By: Eoin Higgins
GREAT BARRINGTON — The developers of an affordable housing project are hoping for a boost from the town in the form of a $200,000 grant from the town's Community Preservation Act.
"It would demonstrate we have the town's approval," said Elton Ogden, president of the Berkshire Housing Development Corp.
Berkshire Housing is working alongside Botswick Gardens owner St. James Community Housing Corp. to expand the property, located on the corner of Route 7 and Brookside Drive on the south end of town. Currently, Botswick has 29 apartments, 28 of which are subsidized for low-income seniors.
The expansion would add 31 more apartments to the complex, all for affordable housing. The new building will sit to the east of the current building along Brookside Drive, on an approximately 2-acre parcel abutting the current complex. Berkshire Housing will finalize its purchase of that land in November.
The total cost of the project is projected at $13.4 million, which includes buying the land. Financing is coming from various sources, including funds generated through federal tax credits and from the Massachusetts Affordable Housing Trust Fund and Housing Stabilization Fund — and, Ogden hopes, the town's preservation act.
The act uses a property tax surcharge to raise funds to preserve open space and historic sites, create affordable housing, and develop outdoor recreational facilities. It was approved by town voters in 2012.
In order to qualify for funding, projects must be approved by the Community Preservation Committee. Ogden this week presented the Botswick plans for questions and analysis to the committee.
Ogden was asked about the timing of costs for the project because the application showed the funding requests tied to a number of needs with start dates well in advance of the expected July 2017 release of funds.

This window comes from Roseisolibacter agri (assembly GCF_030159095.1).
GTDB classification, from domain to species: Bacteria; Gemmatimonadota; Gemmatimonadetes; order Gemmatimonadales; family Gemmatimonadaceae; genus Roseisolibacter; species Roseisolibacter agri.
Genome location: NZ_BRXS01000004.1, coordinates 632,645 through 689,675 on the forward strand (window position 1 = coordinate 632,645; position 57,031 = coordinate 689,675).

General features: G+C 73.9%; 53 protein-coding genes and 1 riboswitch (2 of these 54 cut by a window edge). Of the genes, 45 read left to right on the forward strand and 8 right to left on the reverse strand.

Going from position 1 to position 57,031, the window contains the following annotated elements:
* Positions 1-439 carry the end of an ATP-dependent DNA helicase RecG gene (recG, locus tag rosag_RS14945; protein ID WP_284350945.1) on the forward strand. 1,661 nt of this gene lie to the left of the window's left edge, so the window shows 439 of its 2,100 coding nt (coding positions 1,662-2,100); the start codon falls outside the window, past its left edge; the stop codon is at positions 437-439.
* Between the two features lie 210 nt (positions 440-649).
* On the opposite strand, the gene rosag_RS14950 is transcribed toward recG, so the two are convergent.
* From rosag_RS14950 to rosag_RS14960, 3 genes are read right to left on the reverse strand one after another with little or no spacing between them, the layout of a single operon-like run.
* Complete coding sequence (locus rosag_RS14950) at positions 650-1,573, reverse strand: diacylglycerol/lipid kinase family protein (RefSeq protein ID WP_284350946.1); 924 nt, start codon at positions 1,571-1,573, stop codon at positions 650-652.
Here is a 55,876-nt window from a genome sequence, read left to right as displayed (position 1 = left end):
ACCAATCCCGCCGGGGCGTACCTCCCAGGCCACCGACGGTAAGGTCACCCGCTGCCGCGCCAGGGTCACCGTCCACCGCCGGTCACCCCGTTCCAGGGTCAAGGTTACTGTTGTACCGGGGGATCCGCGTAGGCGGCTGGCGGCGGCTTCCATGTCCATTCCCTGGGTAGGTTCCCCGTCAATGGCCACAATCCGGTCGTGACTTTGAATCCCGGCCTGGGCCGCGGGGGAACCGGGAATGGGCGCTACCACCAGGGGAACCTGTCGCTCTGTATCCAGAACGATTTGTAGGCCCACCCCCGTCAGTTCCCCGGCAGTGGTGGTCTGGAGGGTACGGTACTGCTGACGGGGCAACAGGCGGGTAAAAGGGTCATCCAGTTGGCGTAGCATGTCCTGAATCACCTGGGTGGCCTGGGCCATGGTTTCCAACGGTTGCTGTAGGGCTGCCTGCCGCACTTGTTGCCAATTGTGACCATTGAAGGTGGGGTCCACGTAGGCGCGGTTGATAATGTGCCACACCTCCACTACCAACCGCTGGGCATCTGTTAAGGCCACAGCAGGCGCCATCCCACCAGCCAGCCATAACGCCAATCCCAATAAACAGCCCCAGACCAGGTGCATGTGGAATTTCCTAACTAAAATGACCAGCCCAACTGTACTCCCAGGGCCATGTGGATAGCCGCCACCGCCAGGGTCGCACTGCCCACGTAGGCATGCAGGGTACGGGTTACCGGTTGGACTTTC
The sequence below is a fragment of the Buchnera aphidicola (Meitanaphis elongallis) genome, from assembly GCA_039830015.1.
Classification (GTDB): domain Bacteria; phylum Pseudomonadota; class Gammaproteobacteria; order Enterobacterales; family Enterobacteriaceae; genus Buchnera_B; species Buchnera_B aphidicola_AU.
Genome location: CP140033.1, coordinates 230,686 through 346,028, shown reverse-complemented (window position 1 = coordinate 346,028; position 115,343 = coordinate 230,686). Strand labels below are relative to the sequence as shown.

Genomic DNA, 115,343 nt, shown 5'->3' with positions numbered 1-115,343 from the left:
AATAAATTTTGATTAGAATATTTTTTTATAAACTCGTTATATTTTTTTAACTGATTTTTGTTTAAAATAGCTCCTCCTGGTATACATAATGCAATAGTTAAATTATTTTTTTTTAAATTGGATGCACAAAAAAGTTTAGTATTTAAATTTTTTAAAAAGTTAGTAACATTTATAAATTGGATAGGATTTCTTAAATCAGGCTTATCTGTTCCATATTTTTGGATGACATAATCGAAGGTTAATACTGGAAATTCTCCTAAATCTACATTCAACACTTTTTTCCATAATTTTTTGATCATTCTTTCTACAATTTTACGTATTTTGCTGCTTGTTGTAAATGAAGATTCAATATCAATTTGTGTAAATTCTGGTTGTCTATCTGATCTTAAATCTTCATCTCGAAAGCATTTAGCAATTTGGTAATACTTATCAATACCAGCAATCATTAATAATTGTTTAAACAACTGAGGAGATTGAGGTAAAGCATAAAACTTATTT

Martha Fick wondered if that would mean the developers could use preservation act funds to reimburse current expenses.
According Town Planner Chris Rembold, the funds can't be used for expenses incurred prior to the money being available. But, he said, the committee didn't necessarily need detailed costs.
"We've traditionally allowed them to use the funding as a bucket," he said, referring to the committee allowing flexibility in the use of housing funds in the past. "An award for the applicant to spend on whatever they want is not unprecedented."
Ogden told The Eagle in his experience there's some latitude in how to spend funds like those from the money from the preservation act.
"When we get grants from a CPA or a foundation there's a broad category of what's eligible," he said.
The funding from the preservation act could be critical, Ogden added.
"I think it's safe to say it would delay the project if we were denied," he said. "The greater amount of monies committed, the better."
The committee will vote on whether to approve the project and other proposals for preservation act funding in November. All approved proposals will go to the voters at next year's annual town meeting.